As I look out the window in my computer room this morning, yesterday’s snow has already been cleared off the driveway.

And yet, as is the case after many snowfalls, there is a noticeable stillness in the air.

A quiet presence, some might even say, if they stop long enough to pay attention.

This week, for many people in Streator and the surrounding area, our hearts have been reduced to silence, with the loss of one of our own, a beautiful, radiant, vibrant young woman on the verge of marriage in just two weeks.

A woman whose life was grounded in Christ, and as he called himself “the light of the world,” those of us who were blessed to know her even for a little bit, got a glimpse of that Light, as it shone through her heart and all her selfless actions done in him and for him.

There really are no words in the face of such a horrific tragedy.


Yesterday, I went to pick up my niece as we had some errands to run. Usually when she gets in the car, we start talking right away. After she closed the door and I started driving to our destination, there was in the car a palpable silence, a quiet presence, if you will.

I think in that silence, our hearts were still communicating in a quiet way. We both felt the heaviness and shock of what had just happened. Even without words, there was a connection. We knew the sadness, confusion, utter helplessness, and, yes, the awareness of the fragility of life, each was feeling. We were on the same wavelength.

Regular readers of this column will know that the loss of someone so young, so full of promise and potential, is not new to me.

In the summer of 1989, when I was just 17 years old, my 12-year-old cousin Chris died in a hit-and-run accident.

Like this young woman, Chris was bright, vibrant and full of potential. He also had a growing faith in Christ, and always went out of his way to do the right thing.

That Light shone through him too.

My cousin Tricia, who had seen some posts on Facebook about this young woman’s death, texted me this morning to ask me about it. Tricia and Chris had grown up together, were in the same class in school in Toluca, and spent many summers and weekends together at their parents’ houses. In many ways, they were more like brother and sister than cousins.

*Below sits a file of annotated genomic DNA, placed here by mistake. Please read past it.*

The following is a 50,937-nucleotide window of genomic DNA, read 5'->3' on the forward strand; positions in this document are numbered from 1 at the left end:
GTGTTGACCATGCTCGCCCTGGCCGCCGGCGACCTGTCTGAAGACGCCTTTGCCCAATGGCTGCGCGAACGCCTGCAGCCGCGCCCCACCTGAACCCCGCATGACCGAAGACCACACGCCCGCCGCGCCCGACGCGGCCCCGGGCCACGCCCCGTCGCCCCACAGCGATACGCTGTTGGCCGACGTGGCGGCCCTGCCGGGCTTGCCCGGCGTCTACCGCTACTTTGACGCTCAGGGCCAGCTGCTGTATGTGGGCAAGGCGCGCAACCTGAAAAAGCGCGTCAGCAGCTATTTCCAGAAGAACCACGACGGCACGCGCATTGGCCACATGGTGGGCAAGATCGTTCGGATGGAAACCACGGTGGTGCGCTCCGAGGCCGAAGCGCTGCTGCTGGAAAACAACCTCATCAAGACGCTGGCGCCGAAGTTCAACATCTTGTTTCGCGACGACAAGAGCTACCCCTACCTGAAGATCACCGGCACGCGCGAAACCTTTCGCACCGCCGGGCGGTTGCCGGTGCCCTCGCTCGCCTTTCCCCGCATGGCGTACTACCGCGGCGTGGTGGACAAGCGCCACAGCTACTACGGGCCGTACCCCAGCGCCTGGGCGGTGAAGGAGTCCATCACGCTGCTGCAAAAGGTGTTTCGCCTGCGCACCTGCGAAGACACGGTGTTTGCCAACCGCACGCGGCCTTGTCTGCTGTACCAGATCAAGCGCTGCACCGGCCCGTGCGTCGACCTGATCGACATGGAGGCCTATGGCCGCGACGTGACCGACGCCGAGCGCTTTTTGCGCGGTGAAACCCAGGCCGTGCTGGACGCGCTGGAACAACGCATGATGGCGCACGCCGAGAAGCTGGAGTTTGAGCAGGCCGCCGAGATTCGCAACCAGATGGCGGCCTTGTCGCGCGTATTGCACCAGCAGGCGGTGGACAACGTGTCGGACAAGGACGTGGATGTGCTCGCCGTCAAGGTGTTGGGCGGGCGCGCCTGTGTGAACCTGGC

I told her to the community, losing this young woman, was like our losing Chris.

That was all she needed to know, to understand.

Shocking. Unexplainable. Unfair. Anguishing. Horrifically tragic and sad.

My family was blessed to know this young woman. She was a cousin to one of my nieces. And my other niece and nephews attend the same church she attended and once worked at. She was a mentor and a model for them in living a genuinely Christian life. In hearing about her loss, I think, sadly, they experienced some of the same emotions we felt all those years ago when Chris died, including uncontrollable sobbing.

As time goes on, this incredible loss will evolve and change the hearts of everyone who knew her in ways unimaginable at this time.

Learning to live life with our loved ones no longer visible to us, but nevertheless still only a breath away, takes grief, anguish, suffering, patience, compassion.

And time.

This process cannot be rushed.

It must be lived.

We must sit and experience our sorrow, our rage, our frustration, and gradually let them go into the arms of the one who gives us a Peace beyond all understanding.

And now, walks with Chris on one side, and Chelsea on the other.

Rest in peace, Beautiful Soul.

SPIRIT MATTERS is a weekly column that examines spirituality in The Times' readership area. Contact Jerrilyn Zavada at to share how you engage your spirit in your life and in your community.

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